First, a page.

Khadi, which was used by Mahatma Gandhi as the symbol of freedom struggle infusing spirit of nationalism, was a powerful tool for self-reliance. The concept and history of Make in India, in fact, started with khadi. Ironically, the fabric of freedom has long lost its relevance except as a dress code for politicians.
The tide has seemingly turned for this handspun textile ever since Narendra Modi has taken over as Prime Minister. He has become the brand ambassador for khadi and has the fashionistas buzzing with approbation through his trademark kurtas and jackets. The PM has displayed his brand of nationalism with his unique personal dressing style both in India and abroad. Suddenly, there has been a surge in demand, made more heartening by the fact that the younger generation has taken to it as a fashion statement, beating the faux-simplicity or drumbeating patriotism by a few elite and the politicians.
Backed by Modi’s all-consuming debate over nationalism and Make in India campaign, the future of this sector is beginning to look bright with the NDA government’s plan to make its nearly 37 lakh employees wear khadi to the office at least once a week. Most are already acquiescent to this move and, if implemented, it can prove a catalyst in reviving khadi from the brink of oblivion.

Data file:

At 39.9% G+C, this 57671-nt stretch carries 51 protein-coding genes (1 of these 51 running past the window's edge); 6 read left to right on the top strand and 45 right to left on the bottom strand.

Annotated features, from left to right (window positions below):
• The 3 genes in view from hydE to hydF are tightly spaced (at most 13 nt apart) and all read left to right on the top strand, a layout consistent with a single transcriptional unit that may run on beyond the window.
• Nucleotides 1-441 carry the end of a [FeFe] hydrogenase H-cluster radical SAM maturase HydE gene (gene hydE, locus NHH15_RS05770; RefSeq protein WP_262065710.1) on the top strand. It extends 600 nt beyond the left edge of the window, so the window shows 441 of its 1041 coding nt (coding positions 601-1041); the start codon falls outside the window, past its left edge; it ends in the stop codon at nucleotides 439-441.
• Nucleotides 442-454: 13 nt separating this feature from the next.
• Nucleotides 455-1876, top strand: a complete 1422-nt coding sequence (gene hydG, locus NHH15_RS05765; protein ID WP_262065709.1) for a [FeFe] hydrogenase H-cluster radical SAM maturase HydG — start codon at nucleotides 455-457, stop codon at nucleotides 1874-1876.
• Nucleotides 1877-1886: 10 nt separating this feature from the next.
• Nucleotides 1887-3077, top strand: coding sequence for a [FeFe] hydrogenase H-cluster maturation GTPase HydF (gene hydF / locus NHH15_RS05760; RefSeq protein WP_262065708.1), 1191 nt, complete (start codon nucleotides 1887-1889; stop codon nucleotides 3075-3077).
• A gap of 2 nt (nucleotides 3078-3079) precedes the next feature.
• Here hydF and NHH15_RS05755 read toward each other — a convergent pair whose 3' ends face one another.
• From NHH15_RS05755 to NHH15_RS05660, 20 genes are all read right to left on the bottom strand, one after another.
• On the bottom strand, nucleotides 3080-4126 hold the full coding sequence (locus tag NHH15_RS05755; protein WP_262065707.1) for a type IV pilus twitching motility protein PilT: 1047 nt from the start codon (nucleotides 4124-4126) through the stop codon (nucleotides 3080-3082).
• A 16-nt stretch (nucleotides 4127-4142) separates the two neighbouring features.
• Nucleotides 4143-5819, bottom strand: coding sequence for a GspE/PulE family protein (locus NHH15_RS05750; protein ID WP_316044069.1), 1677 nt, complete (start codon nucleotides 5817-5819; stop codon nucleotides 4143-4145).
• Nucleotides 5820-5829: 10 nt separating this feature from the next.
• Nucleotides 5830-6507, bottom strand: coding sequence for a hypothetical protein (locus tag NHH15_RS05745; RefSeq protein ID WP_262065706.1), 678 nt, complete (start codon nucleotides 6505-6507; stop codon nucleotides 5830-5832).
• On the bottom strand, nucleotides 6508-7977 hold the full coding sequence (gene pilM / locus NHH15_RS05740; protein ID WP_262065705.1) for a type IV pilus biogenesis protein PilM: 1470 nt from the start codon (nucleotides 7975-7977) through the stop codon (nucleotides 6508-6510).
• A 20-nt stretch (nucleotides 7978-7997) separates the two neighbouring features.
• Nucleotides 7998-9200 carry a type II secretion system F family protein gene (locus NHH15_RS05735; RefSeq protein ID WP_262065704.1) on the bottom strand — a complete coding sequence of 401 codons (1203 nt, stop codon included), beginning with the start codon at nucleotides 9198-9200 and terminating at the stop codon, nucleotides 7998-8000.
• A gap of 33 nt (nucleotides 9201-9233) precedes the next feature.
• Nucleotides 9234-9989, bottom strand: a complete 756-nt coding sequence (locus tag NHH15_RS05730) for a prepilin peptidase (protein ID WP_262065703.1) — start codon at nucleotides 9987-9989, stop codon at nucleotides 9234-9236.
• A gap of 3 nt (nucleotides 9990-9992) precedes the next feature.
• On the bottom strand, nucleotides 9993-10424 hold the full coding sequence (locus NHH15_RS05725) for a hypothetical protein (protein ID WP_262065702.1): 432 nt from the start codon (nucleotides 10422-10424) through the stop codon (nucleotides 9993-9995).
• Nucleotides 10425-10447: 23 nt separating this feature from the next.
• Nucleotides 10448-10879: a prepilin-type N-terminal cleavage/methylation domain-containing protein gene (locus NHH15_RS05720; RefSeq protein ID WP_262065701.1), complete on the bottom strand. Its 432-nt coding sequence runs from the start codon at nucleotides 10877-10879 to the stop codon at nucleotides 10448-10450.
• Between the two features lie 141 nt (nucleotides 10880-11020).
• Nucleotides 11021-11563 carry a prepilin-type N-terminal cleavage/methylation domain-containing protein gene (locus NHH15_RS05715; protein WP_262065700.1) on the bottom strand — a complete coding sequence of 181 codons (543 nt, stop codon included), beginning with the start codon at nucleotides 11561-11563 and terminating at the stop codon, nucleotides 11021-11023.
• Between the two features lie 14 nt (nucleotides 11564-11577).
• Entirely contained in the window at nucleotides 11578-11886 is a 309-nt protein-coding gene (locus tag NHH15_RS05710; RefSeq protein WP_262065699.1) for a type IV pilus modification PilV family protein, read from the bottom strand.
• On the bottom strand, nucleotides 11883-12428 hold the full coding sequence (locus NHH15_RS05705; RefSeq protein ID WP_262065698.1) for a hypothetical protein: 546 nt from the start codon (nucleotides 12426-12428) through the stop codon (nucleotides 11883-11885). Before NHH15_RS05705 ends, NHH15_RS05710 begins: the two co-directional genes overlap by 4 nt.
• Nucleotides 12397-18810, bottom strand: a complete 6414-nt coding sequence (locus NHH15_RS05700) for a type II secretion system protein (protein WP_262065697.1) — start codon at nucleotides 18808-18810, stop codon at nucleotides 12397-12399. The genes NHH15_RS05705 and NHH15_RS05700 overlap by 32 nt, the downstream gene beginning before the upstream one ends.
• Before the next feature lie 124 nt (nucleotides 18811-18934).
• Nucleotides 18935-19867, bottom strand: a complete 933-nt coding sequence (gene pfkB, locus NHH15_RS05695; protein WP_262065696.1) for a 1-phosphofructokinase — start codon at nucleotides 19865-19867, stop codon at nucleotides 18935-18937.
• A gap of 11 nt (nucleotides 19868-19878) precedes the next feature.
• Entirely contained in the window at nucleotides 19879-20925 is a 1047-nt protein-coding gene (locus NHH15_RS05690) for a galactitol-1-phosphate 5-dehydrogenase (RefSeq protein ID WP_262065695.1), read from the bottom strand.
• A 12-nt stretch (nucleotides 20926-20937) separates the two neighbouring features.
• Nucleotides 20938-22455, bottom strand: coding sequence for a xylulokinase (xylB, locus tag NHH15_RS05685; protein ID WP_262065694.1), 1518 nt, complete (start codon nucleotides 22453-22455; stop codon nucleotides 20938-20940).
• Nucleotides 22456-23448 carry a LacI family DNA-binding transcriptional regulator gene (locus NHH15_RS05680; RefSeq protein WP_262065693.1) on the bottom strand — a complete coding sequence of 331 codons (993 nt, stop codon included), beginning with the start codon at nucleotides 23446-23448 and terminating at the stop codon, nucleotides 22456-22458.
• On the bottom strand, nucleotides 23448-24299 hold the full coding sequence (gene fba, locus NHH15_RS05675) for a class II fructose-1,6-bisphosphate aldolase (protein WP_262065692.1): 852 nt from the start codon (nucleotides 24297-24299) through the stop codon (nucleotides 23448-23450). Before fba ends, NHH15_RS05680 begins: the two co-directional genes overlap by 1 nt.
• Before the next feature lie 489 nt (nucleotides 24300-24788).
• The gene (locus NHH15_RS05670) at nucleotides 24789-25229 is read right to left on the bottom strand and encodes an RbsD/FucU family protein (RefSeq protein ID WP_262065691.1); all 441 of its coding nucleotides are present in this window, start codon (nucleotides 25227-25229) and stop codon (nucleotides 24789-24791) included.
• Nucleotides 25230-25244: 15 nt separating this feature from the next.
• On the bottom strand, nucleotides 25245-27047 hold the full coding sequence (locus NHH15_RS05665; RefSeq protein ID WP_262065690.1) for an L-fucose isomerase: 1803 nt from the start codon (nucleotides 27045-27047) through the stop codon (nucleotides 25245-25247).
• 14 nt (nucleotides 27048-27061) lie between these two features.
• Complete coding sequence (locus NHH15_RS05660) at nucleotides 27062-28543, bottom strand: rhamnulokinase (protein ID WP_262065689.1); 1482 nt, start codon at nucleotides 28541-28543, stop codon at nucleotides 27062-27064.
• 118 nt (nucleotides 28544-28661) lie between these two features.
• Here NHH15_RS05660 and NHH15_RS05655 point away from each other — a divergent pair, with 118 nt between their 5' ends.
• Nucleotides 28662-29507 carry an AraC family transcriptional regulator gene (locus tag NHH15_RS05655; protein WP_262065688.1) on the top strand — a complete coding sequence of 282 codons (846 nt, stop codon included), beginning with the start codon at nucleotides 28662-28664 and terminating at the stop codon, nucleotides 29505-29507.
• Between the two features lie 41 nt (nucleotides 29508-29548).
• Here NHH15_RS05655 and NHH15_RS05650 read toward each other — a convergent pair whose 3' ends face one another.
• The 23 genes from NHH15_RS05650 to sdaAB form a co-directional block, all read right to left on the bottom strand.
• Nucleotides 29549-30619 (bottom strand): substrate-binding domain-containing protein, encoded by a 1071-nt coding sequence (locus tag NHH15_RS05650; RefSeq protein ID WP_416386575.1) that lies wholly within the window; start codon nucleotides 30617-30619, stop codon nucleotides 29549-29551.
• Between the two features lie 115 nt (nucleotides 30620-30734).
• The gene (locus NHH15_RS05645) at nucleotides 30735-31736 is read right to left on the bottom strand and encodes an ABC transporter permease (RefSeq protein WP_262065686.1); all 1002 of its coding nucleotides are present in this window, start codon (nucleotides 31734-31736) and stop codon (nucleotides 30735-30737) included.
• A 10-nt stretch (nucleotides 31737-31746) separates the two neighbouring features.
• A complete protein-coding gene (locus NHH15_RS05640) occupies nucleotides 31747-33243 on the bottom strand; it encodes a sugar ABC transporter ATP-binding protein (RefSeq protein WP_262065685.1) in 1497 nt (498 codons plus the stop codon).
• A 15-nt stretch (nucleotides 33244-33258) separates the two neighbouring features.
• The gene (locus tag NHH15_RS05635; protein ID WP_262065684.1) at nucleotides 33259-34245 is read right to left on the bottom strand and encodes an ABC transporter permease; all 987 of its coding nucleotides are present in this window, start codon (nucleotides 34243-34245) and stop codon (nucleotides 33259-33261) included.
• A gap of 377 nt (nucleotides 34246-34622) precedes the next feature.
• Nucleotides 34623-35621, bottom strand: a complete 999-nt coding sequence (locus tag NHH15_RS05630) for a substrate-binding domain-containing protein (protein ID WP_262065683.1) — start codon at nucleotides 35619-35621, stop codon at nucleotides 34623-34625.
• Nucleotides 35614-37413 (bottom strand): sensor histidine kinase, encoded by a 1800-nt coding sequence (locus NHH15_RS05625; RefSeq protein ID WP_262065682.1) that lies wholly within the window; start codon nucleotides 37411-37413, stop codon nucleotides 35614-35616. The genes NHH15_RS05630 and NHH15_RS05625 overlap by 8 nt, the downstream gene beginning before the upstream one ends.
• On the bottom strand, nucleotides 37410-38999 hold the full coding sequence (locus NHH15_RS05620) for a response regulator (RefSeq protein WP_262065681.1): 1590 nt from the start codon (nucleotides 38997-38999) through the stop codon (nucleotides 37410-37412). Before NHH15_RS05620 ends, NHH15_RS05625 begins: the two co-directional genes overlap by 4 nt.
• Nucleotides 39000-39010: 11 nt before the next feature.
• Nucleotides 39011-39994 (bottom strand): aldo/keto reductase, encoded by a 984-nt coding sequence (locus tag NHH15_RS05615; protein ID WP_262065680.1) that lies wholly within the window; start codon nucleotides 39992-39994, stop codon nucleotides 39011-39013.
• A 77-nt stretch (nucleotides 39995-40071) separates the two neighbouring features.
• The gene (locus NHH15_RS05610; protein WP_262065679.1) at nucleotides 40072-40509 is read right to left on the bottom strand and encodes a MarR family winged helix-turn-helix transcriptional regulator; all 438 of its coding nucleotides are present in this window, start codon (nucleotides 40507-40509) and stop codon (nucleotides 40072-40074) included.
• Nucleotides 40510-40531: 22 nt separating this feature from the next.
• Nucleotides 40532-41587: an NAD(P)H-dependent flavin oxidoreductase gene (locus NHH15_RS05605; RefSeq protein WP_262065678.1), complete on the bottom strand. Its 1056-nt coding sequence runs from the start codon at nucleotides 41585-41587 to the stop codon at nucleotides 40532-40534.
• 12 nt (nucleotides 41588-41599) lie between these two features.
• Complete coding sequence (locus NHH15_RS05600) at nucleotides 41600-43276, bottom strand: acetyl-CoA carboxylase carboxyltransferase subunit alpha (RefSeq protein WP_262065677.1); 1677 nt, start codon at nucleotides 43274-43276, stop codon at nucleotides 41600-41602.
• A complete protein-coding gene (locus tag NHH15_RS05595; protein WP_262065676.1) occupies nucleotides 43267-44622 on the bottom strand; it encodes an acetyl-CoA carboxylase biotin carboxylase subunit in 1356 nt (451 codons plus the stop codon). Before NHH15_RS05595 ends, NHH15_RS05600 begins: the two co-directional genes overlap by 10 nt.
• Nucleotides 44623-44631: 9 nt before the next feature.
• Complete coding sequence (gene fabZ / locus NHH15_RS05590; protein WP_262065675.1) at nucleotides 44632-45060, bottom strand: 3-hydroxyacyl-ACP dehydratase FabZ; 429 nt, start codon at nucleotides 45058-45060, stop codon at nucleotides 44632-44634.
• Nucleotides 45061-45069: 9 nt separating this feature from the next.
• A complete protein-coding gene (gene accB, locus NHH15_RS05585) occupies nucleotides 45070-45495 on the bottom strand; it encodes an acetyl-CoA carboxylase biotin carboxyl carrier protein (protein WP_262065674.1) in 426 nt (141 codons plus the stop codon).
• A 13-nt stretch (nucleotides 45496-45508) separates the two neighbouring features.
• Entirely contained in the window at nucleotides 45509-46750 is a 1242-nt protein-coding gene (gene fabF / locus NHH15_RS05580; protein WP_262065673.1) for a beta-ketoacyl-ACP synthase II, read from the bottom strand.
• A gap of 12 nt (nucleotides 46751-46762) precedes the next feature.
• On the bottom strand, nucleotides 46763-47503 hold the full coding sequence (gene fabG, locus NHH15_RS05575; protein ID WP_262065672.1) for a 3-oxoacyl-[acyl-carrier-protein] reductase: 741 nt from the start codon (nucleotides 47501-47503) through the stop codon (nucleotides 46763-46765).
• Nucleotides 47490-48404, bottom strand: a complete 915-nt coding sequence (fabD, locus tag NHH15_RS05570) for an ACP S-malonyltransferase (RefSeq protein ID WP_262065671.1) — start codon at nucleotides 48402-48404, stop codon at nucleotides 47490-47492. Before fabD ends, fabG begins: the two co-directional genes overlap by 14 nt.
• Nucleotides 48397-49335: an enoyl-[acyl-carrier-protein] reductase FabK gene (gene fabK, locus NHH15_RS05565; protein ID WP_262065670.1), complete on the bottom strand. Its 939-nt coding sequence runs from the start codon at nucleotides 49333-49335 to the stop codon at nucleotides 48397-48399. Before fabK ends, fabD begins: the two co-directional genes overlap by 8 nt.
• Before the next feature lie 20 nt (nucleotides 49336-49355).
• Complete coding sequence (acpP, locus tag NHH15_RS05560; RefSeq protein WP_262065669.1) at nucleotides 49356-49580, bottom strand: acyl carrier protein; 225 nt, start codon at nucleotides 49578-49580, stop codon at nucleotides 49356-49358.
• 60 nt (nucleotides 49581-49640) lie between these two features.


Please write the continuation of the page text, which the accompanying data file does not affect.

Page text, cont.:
The effort in this regard by the Khadi and Village Industries Commission (KVIC) is equally significant. In addition to this, the Railways, Air India, a few states, some public and private sector companies have also begun to popularise khadi.
Top designers and fashion retailers are also coming forward to link up with the product as well as its marketing.
Khadi, as a product, has the potential to reduce poverty in the country by providing sustainable self-employment to the poorest of the poor. It involves manual labour that does not require high skill-sets and can generate mass employment. There are around 13,000 khadi institutions with over 11 lakh spinners and weavers and nearly 7,000 outlets. In 2014-15, sale of khadi products was to the tune of `1,144 crore, which roughly comprises 1 per cent share of the entire textile market. While KVIC has planned to take the share up to 3.5 per cent in the next fiscal, the Centre aims at creating additional 19.5 lakh jobs in the sector.
What seems to be a tough challenge, however, is to translate the sloganeering to actual action on the ground, making spinning of the yarn a viable proposition for the person at the farthest mile. Khadi’s essence and authenticity lies in the handspun and hand-woven character and should not be confused with handloom that uses power for churning the yarn.
One of the major hindrances is low wages in the labour-intensive sector. A spinner gets a measly `4.50 as wage per hank (1,000 m roll), which needs to be urgently reviewed if this sector aims at quality product. Besides, khadi enterprises should be developed through SHG mode while strengthening the khadi institutions for raw material and marketing linkages. There is also a need for innovation and variety without tampering with the manual nature of khadi.
In promoting khadi, the government will achieve the twin objectives of job creation and poverty
alleviation along with infusing the common man with national pride, that the ‘fabric of freedom’ automatically embodies.
(Ravi Shankar is travelling)